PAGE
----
Soaps, makeup and other items contain deadly ingredients, say consumer advocates

Gu Jingsheng/Imaginechina - A Chinese shopper looks at bottles of Johnsons baby products at a supermarket in Beijing, China. On March 12, 2009, a non-profit U.S. organization, Campaign for Safe Cosmetics, issued test results on 48 Johnson & Johnsons baby products, including shampoo and soaps, which showed 23 of which contained potential carcinogens. The report raised safety concerns.

In the past few years I’ve become much more attuned to “clean” living — organic foods, limited sun exposure, filtered water — so when a friend suggested that many of the lotions and potions we apply to our skin are bad for us, I went through my family’s bathroom cabinets and began reading labels. It wasn’t pretty.

According to Jane Houlihan, who directs cosmetics safety research for the Environmental Working Group, a nonprofit research and advocacy organization, cosmetics and other personal care products contain numerous ingredients — such as phthalates, parabens, formaldehye and diethanolamine — that we should be wary of. “What we put on our our skin often ends up inside our body, and so it’s every bit as important as what we eat, drink and breathe when it comes to minimizing exposure to things that aren’t healthy for us,” she explains.

More on this Story

View all Items in this Story

Drugstore shelves are lined with shampoos, deodorants, moisturizers, soaps and makeup that contain potentially harmful ingredients, say consumer advocates. “Research has shown that many conventional personal-care products contain chemicals of concern that can disrupt your hormones, have been linked to cancer, cause allergies or can damage your skin,” explains Stacy Malkan, author of “Not Just a Pretty Face: The Ugly Side of the Beauty Industry.”

She points out that because there are few safety standards for cosmetics in the United States,“companies are basically making their own decisions about what’s safe enough to sell.”

Industry officials contend that the risks of using cosmetics with trace amounts of chemicals are insignificant or nonexistent. The Food and Drug Administration does evaluate some ingredients used in cosmetics and has issued warnings, such as with formaldehyde in some hair straighteners. But the dearth of solid, large-scale studies on the effect of such chemicals at the levels found in conditioner or toothpaste, say, means it’s difficult to know what the risks are. “The fact is, none of us really know for sure,” said Malkan, “because a lot of these chemicals have not been properly assessed for safety.”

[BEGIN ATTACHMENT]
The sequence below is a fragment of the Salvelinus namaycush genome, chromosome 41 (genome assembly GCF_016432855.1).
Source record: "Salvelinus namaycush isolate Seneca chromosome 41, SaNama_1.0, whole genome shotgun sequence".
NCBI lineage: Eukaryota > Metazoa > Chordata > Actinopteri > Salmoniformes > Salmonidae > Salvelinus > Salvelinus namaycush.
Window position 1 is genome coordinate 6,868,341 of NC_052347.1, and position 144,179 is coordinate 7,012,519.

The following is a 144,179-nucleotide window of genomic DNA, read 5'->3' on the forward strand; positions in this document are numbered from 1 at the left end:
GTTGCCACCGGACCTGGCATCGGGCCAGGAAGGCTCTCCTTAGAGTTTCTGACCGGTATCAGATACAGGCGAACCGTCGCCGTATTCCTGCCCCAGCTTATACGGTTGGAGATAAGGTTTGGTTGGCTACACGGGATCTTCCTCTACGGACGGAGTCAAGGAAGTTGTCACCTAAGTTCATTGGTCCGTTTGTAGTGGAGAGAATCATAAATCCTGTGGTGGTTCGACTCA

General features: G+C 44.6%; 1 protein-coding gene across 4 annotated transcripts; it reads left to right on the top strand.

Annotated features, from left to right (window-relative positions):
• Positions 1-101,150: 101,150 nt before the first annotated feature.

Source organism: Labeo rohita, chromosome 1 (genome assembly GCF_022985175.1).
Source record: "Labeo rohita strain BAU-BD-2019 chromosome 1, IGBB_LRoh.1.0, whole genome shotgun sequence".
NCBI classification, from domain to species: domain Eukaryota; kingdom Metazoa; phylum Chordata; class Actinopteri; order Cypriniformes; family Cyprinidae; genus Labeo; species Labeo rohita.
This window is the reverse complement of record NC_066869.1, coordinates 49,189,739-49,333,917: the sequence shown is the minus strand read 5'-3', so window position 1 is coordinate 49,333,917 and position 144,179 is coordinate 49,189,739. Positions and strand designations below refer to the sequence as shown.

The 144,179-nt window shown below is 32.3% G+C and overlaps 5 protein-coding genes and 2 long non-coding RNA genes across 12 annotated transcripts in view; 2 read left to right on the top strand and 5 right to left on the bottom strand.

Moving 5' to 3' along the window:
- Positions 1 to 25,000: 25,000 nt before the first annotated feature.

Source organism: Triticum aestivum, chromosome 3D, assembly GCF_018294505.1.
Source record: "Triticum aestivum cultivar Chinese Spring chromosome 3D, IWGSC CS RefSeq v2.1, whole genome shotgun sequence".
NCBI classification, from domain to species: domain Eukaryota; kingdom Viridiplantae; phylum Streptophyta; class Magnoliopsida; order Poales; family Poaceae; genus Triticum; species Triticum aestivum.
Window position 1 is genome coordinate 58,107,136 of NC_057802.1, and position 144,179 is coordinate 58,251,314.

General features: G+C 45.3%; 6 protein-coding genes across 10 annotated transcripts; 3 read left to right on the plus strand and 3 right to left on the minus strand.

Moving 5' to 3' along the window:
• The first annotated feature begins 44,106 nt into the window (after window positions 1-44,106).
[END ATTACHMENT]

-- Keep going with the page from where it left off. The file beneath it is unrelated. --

As a result, it’s your choice whether to use a fruity body wash, lipstick or after-shave that may contain lead, diethyl phthalate (a hormone disruptor that is widely used in plastics and has been linked to sperm damage and other reproductive problems) or 1,4-Dioxane, a carcinogenic byproduct that has been banned in Europe.

In November, an advocacy group found that Johnson & Johnson was selling baby shampoo in the United States, Canada and several other countries that contained small amounts of quaternium-15, a formaldehyde-releasing preservative that has been linked to cancer, even though the company had removed the chemical from similar products sold in Europe and Japan. (The company has announced that it did not believe the small amounts in its shampoos posed any threat but that it would phase out the use of such ingredients across the globe.)

The worry here isn’t just one chemical in your or your child’s shampoo. Rather, it’s the buildup of potentially dangerous additives from a variety of sources. “The toxic exposures just add up over time,” says Barbara Sattler, director of the Environmental Health Education Center at the University of Maryland School of Nursing. “If you’ve got a set of neurotoxins in two or three or five products you’re using and you’re putting them on your skin and inhaling or ingesting them every day, you’re increasing the risk of an untoward effect,” she explains.

An EWG survey found that, on average, women are slathering and lathering themselves up with a dozen products every day, with men averaging about six.

Sattler says, “that doesn’t mean there’s going to be a problem — there are a lot of other important variables, like whether you’re a smoker or live in an area with pollutants or have a good diet and all of the other things that contribute to health and resilience — but it is a risk factor.”

While skin irritations and other acute reactions to some of the chemicals are possible, the greater concern is longer-term effects such as cancer, fertility problems and neurological issues.

For many people, the small amounts of suspect chemicals found in these products aren’t worrisome. But the “green” sector of the cosmetics industry is booming, and those who want to avoid them have a wealth of options. However, experts say caution is warranted here, too.

“Unfortunately, there’s a lot of ‘greenwashing’ that goes on: pretending that a product is green when it’s really not,” says Malkan, “and since it’s not regulated, relying on marketing claims or labels isn’t your best bet.” She suggests doing some research and figuring out which ingredients you want to avoid — her advocacy group, the Campaign for Safe Cosmetics, maintains an online list of chemicals it says are dangerous — and then keep them out of your bathroom cabinet. (See sidebar below on basic tips for greening your skin-care routine.)

 
Read what others are saying